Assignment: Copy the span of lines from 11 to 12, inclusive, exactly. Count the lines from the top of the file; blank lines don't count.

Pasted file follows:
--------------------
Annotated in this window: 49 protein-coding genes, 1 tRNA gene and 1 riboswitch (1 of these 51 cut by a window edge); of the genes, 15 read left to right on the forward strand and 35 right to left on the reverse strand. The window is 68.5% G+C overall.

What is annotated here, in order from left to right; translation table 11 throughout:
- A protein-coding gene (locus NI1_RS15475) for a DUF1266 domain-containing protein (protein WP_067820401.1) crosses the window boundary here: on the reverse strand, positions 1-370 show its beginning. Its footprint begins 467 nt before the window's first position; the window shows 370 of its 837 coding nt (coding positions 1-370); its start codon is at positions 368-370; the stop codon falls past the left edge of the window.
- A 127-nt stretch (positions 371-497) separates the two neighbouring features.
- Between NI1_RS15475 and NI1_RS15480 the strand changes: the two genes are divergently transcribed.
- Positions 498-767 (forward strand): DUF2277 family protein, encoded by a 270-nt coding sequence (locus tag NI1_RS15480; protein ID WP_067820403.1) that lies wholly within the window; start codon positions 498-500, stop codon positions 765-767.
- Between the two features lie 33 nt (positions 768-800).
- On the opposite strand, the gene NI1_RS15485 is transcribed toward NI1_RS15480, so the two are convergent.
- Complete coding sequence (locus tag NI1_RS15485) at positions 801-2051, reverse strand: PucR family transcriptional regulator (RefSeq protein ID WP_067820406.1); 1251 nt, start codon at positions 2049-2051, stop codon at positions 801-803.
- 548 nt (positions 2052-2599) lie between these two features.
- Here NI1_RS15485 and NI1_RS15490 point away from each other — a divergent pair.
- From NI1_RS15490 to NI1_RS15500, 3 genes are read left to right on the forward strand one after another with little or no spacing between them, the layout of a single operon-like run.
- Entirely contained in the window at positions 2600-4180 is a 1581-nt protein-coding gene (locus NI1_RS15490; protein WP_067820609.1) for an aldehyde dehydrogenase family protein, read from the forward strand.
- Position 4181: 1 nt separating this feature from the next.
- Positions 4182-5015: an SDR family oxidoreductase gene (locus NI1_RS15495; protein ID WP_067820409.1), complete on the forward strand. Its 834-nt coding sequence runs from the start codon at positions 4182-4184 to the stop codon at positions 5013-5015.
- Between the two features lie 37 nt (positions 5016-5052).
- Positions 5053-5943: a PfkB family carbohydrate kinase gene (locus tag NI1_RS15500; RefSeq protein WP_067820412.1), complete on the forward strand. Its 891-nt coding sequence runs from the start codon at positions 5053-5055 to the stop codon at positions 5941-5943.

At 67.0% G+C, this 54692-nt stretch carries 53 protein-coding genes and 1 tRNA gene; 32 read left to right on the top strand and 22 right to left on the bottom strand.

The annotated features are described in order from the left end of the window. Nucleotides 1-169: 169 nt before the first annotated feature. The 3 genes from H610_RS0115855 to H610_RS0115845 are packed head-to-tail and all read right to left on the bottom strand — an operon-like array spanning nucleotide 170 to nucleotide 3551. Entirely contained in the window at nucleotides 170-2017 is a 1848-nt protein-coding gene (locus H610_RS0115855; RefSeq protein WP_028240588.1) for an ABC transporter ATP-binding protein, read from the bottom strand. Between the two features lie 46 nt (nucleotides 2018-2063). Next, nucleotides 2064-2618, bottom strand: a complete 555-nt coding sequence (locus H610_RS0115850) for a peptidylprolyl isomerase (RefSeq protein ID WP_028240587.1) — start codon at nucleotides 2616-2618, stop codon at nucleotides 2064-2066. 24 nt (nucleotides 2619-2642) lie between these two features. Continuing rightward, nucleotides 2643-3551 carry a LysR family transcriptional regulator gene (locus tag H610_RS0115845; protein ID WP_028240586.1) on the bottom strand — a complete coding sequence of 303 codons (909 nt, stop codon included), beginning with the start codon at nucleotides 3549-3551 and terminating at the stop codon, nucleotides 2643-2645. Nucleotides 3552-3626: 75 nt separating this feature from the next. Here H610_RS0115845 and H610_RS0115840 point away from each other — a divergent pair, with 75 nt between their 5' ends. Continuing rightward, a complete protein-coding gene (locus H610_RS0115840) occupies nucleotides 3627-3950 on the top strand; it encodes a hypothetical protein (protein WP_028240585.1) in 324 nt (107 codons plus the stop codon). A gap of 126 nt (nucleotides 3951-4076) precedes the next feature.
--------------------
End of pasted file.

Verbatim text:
- Here NI1_RS15485 and NI1_RS15490 point away from each other — a divergent pair.
- From NI1_RS15490 to NI1_RS15500, 3 genes are read left to right on the forward strand one after another with little or no spacing between them, the layout of a single operon-like run.